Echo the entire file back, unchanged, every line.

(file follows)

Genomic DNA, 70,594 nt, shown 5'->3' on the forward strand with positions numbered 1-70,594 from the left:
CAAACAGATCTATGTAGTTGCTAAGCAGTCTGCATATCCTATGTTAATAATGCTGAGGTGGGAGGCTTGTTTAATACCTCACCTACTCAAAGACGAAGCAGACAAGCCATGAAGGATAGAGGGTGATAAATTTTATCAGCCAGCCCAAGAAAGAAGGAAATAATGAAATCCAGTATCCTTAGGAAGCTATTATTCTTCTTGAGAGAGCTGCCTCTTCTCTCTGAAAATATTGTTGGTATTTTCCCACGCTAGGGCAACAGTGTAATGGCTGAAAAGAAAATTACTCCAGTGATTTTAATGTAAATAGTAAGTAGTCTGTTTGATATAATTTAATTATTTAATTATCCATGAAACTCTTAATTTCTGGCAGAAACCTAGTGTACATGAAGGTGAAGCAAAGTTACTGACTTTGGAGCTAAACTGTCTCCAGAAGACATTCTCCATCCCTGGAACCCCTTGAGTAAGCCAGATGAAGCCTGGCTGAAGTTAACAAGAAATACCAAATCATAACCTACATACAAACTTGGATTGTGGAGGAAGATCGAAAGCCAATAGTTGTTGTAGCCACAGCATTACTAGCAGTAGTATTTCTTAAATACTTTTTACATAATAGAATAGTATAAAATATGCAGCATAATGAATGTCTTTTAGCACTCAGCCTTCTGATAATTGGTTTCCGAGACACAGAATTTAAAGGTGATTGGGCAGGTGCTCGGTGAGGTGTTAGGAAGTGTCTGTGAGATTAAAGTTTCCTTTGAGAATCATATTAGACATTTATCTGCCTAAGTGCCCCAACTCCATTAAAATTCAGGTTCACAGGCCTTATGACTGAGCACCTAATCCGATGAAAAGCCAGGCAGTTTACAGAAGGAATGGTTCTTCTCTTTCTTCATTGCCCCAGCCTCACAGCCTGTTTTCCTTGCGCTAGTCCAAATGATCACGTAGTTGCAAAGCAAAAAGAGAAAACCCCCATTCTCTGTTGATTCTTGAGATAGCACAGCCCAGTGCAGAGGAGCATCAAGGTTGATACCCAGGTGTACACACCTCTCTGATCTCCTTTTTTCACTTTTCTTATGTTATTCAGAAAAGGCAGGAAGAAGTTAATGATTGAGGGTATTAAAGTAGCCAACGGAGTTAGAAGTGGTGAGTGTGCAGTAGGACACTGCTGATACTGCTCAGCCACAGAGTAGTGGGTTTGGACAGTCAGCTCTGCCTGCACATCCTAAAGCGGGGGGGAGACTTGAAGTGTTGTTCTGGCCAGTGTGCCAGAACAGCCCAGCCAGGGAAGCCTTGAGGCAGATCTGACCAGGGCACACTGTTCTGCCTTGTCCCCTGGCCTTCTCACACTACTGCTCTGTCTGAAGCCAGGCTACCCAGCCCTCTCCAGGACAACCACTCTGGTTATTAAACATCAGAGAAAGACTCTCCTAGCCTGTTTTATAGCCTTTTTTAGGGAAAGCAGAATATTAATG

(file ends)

Genomic DNA, 70,594 nt, shown 5'->3' on the forward strand with positions numbered 1-70,594 from the left:
CAAACAGATCTATGTAGTTGCTAAGCAGTCTGCATATCCTATGTTAATAATGCTGAGGTGGGAGGCTTGTTTAATACCTCACCTACTCAAAGACGAAGCAGACAAGCCATGAAGGATAGAGGGTGATAAATTTTATCAGCCAGCCCAAGAAAGAAGGAAATAATGAAATCCAGTATCCTTAGGAAGCTATTATTCTTCTTGAGAGAGCTGCCTCTTCTCTCTGAAAATATTGTTGGTATTTTCCCACGCTAGGGCAACAGTGTAATGGCTGAAAAGAAAATTACTCCAGTGATTTTAATGTAAATAGTAAGTAGTCTGTTTGATATAATTTAATTATTTAATTATCCATGAAACTCTTAATTTCTGGCAGAAACCTAGTGTACATGAAGGTGAAGCAAAGTTACTGACTTTGGAGCTAAACTGTCTCCAGAAGACATTCTCCATCCCTGGAACCCCTTGAGTAAGCCAGATGAAGCCTGGCTGAAGTTAACAAGAAATACCAAATCATAACCTACATACAAACTTGGATTGTGGAGGAAGATCGAAAGCCAATAGTTGTTGTAGCCACAGCATTACTAGCAGTAGTATTTCTTAAATACTTTTTACATAATAGAATAGTATAAAATATGCAGCATAATGAATGTCTTTTAGCACTCAGCCTTCTGATAATTGGTTTCCGAGACACAGAATTTAAAGGTGATTGGGCAGGTGCTCGGTGAGGTGTTAGGAAGTGTCTGTGAGATTAAAGTTTCCTTTGAGAATCATATTAGACATTTATCTGCCTAAGTGCCCCAACTCCATTAAAATTCAGGTTCACAGGCCTTATGACTGAGCACCTAATCCGATGAAAAGCCAGGCAGTTTACAGAAGGAATGGTTCTTCTCTTTCTTCATTGCCCCAGCCTCACAGCCTGTTTTCCTTGCGCTAGTCCAAATGATCACGTAGTTGCAAAGCAAAAAGAGAAAACCCCCATTCTCTGTTGATTCTTGAGATAGCACAGCCCAGTGCAGAGGAGCATCAAGGTTGATACCCAGGTGTACACACCTCTCTGATCTCCTTTTTTCACTTTTCTTATGTTATTCAGAAAAGGCAGGAAGAAGTTAATGATTGAGGGTATTAAAGTAGCCAACGGAGTTAGAAGTGGTGAGTGTGCAGTAGGACACTGCTGATACTGCTCAGCCACAGAGTAGTGGGTTTGGACAGTCAGCTCTGCCTGCACATCCTAAAGCGGGGGGGAGACTTGAAGTGTTGTTCTGGCCAGTGTGCCAGAACAGCCCAGCCAGGGAAGCCTTGAGGCAGATCTGACCAGGGCACACTGTTCTGCCTTGTCCCCTGGCCTTCTCACACTACTGCTCTGTCTGAAGCCAGGCTACCCAGCCCTCTCCAGGACAACCACTCTGGTTATTAAACATCAGAGAAAGACTCTCCTAGCCTGTTTTATAGCCTTTTTTAGGGAAAGCAGAATATTAATG